Cold and flu viruses spread mainly when someone who has a cold or the flu coughs or sneezes, potentially propelling virus-laden respiratory droplets several feet through the air. You can become infected by inhaling these droplets or by touching a surface that has been contaminated by these droplets (like a desk, doorknob or keyboard) and then touching your mouth, nose or eyes.
How to Avoid Getting Colds and Flu
Get a flu shot every fall.
Keep your hands clean. Carry alcohol-based hand sanitizer, and use it often. See The proper way to wash your hands below.
Cough or sneeze into your elbow or sleeve. When you use a tissue, throw it in the trash immediately.
Avoid touching your eyes, nose, and mouth.
Don't eat, drink, or smoke after others.
Avoid close contact with people who are sick, especially if they have fever, cough, and a sore throat.
Get plenty of sleep, exercise regularly, manage stress, drink plenty of fluids, and eat nutritious foods.
Help prevent the flu. Print and post as many flyers or posters as you need to remind Longhorn students, faculty and staff what they can do to stop germs.
Flu Symptoms / What to do if you think you have the flu.
If you're a UT student and have flu symptoms,
When UHS is open (8am – 5pm weekdays) call 512-471-4955 to schedule an appointment.
When UHS is closed
If you want to be evaluated to get anti-viral medication, and it will be more than 48 hours after your symptoms began before you can get a UHS appointment (e.g. UHS is closed for the weekend), please go to an off-campus urgent care clinic.
If you want to know whether your symptoms are consistent with the flu and/or how to care for yourself at home – call the After-hours Nurse Advice Line at (512) 475-6877. NOTE: After-hours nurses cannot prescribe anti-viral medication AND cannot schedule an appointment for you.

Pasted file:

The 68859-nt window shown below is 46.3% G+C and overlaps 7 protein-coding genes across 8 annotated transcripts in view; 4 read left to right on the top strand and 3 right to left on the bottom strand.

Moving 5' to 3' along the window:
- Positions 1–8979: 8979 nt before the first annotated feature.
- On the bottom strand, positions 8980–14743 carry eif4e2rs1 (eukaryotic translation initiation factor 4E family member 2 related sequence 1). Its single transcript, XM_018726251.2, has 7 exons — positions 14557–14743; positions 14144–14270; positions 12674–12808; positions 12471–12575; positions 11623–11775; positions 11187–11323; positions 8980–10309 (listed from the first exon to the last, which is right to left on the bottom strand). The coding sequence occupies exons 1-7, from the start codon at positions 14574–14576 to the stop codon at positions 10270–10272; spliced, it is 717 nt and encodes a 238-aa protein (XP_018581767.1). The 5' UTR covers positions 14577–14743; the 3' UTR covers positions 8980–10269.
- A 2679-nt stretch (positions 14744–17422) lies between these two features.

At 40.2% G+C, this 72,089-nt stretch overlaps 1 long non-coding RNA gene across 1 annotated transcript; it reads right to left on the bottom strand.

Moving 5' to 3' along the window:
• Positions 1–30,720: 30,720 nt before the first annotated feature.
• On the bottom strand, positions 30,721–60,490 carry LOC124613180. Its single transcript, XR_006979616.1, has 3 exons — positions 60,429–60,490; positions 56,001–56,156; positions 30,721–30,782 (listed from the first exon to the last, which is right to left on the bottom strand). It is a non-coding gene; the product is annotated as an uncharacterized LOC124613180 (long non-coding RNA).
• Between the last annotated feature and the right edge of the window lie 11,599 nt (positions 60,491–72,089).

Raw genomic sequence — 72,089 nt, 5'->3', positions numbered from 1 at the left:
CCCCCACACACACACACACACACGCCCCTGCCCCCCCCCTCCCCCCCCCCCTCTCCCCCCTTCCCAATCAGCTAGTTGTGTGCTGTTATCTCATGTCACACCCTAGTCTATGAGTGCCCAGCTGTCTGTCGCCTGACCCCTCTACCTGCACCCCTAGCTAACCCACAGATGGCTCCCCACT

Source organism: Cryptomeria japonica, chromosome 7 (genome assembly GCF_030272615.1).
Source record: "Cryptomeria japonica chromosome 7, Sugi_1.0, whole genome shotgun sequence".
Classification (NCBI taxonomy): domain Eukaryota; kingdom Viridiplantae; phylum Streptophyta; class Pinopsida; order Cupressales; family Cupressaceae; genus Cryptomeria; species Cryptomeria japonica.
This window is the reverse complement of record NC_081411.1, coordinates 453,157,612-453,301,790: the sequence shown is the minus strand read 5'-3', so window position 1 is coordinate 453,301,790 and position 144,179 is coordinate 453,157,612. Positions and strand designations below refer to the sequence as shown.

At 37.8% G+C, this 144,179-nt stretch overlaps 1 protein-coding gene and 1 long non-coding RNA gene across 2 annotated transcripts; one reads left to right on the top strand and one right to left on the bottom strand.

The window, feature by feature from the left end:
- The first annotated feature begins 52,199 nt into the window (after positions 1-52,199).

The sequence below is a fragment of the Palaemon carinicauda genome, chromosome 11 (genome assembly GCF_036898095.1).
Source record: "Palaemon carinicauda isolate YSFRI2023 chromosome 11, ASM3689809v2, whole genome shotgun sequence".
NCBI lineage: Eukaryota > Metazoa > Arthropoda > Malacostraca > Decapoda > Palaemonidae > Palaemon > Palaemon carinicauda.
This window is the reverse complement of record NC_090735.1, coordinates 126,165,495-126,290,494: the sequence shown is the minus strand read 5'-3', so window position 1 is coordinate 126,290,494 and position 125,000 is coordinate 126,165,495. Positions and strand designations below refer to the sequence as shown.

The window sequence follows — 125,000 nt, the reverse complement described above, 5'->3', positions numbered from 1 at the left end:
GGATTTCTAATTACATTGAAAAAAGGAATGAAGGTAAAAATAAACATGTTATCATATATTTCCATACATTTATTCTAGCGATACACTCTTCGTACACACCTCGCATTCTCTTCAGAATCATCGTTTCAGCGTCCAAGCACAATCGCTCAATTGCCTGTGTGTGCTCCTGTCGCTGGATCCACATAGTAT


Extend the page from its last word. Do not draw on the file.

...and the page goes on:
The symptoms of influenza generally include:
Fever greater than 100° F
Runny or stuffy nose
Illnesses with a lot of nasal congestion and mild fever are probably not the flu. People may have only one or two symptoms besides a fever, or they may have many.
Most people who have the flu recover without needing medical treatment. But serious complications like pneumonia can occur and may be more likely in certain people such as those who:
are age 65 or older;
have a chronic pulmonary (including asthma), cardiovascular (except high blood pressure alone), kidney, liver, blood (including sickle cell disease) or metabolic (including diabetes) disorder and/or a neurological disorder (including disorders of the brain, spinal cord, peripheral nerve, and muscles such as cerebral palsy, seizure disorders, stroke)
have a suppressed immune system, including that caused by medications or HIV infection;
are pregnant or within 2 weeks after delivery;
are age 19 or younger and are on long-term aspirin therapy; and/or
are morbidly obese (body-mass index of 40 or greater)
Stay home or in your room and limit contact with others, except to get medical care if needed.
Get lots of rest.
Drink plenty of non-caffeinated fluids (such as water, juice, tea, sports drinks) to prevent dehydration.
Eat well balanced, nutritious foods.
Ask a friend to bring you food to limit your contact with others.
If you live in a residence hall, ask your RA how you can have meals delivered to your room.